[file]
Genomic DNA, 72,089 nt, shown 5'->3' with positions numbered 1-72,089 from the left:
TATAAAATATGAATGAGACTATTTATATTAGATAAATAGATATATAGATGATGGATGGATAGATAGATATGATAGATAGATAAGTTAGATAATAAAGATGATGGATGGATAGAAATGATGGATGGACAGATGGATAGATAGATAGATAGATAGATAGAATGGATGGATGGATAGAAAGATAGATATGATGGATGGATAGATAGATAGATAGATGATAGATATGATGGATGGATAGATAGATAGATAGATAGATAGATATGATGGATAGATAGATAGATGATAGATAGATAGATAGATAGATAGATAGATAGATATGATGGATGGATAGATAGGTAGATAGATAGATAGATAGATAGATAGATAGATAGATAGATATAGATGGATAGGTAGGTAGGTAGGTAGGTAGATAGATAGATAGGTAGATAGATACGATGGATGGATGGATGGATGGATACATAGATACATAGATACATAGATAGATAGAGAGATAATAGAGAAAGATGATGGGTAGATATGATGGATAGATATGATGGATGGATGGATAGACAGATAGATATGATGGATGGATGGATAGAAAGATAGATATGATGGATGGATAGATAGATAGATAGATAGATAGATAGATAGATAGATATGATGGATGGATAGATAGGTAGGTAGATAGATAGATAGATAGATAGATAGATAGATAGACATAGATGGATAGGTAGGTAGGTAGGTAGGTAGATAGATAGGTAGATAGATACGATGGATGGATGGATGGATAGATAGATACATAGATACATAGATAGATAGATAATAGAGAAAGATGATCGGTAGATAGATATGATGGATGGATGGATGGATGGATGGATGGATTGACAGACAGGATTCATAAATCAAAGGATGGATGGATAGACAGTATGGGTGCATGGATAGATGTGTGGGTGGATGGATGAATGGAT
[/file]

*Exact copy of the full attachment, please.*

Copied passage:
Genomic DNA, 72,089 nt, shown 5'->3' with positions numbered 1-72,089 from the left:
TATAAAATATGAATGAGACTATTTATATTAGATAAATAGATATATAGATGATGGATGGATAGATAGATATGATAGATAGATAAGTTAGATAATAAAGATGATGGATGGATAGAAATGATGGATGGACAGATGGATAGATAGATAGATAGATAGATAGAATGGATGGATGGATAGAAAGATAGATATGATGGATGGATAGATAGATAGATAGATGATAGATATGATGGATGGATAGATAGATAGATAGATAGATAGATATGATGGATAGATAGATAGATGATAGATAGATAGATAGATAGATAGATAGATAGATATGATGGATGGATAGATAGGTAGATAGATAGATAGATAGATAGATAGATAGATAGATAGATATAGATGGATAGGTAGGTAGGTAGGTAGGTAGATAGATAGATAGGTAGATAGATACGATGGATGGATGGATGGATGGATACATAGATACATAGATACATAGATAGATAGAGAGATAATAGAGAAAGATGATGGGTAGATATGATGGATAGATATGATGGATGGATGGATAGACAGATAGATATGATGGATGGATGGATAGAAAGATAGATATGATGGATGGATAGATAGATAGATAGATAGATAGATAGATAGATAGATATGATGGATGGATAGATAGGTAGGTAGATAGATAGATAGATAGATAGATAGATAGATAGACATAGATGGATAGGTAGGTAGGTAGGTAGGTAGATAGATAGGTAGATAGATACGATGGATGGATGGATGGATAGATAGATACATAGATACATAGATAGATAGATAATAGAGAAAGATGATCGGTAGATAGATATGATGGATGGATGGATGGATGGATGGATGGATTGACAGACAGGATTCATAAATCAAAGGATGGATGGATAGACAGTATGGGTGCATGGATAGATGTGTGGGTGGATGGATGAATGGAT